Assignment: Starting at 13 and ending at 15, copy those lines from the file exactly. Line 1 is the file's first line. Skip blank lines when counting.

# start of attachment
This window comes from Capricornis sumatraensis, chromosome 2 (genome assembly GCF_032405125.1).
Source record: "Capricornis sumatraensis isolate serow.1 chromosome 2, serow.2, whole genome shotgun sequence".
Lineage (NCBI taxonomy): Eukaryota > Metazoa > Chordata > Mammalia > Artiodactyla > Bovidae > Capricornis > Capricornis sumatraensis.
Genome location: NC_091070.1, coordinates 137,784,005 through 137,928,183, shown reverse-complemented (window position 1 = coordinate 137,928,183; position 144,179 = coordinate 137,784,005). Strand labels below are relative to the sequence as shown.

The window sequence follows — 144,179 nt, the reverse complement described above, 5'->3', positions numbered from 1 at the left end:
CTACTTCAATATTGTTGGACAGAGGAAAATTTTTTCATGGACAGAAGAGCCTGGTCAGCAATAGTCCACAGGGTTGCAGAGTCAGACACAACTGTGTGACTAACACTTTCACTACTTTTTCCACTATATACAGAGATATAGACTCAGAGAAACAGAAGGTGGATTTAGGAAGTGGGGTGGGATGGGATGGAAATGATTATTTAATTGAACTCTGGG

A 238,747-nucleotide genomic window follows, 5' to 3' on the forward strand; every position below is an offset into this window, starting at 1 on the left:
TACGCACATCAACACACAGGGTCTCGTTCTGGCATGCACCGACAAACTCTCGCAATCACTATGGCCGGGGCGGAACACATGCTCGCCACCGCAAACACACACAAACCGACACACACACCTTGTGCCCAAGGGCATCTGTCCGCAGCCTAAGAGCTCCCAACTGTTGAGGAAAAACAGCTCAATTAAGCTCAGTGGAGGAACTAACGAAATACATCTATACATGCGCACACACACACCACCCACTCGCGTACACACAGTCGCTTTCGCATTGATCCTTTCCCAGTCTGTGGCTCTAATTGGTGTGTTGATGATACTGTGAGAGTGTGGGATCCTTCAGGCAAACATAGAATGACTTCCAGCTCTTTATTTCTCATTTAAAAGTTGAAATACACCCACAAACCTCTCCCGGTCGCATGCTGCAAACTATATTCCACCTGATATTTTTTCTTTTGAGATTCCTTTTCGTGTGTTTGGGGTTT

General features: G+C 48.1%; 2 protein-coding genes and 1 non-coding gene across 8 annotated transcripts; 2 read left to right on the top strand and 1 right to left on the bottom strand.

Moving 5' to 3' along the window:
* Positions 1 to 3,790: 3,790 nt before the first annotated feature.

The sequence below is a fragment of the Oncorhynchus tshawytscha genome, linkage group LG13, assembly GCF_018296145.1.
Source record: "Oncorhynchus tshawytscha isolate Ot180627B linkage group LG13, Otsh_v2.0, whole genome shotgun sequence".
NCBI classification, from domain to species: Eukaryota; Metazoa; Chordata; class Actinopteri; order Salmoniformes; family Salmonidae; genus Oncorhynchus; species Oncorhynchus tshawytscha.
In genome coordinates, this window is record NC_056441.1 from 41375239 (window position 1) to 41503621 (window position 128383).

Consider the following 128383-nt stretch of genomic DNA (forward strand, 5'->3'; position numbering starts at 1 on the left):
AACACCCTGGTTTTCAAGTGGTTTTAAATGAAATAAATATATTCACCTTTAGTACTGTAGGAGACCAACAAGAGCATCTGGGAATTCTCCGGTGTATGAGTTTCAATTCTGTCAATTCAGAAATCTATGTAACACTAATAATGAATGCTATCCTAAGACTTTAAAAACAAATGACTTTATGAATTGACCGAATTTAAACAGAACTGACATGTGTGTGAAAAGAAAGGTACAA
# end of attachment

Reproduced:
Source record: "Oncorhynchus tshawytscha isolate Ot180627B linkage group LG13, Otsh_v2.0, whole genome shotgun sequence".
NCBI classification, from domain to species: Eukaryota; Metazoa; Chordata; class Actinopteri; order Salmoniformes; family Salmonidae; genus Oncorhynchus; species Oncorhynchus tshawytscha.
In genome coordinates, this window is record NC_056441.1 from 41375239 (window position 1) to 41503621 (window position 128383).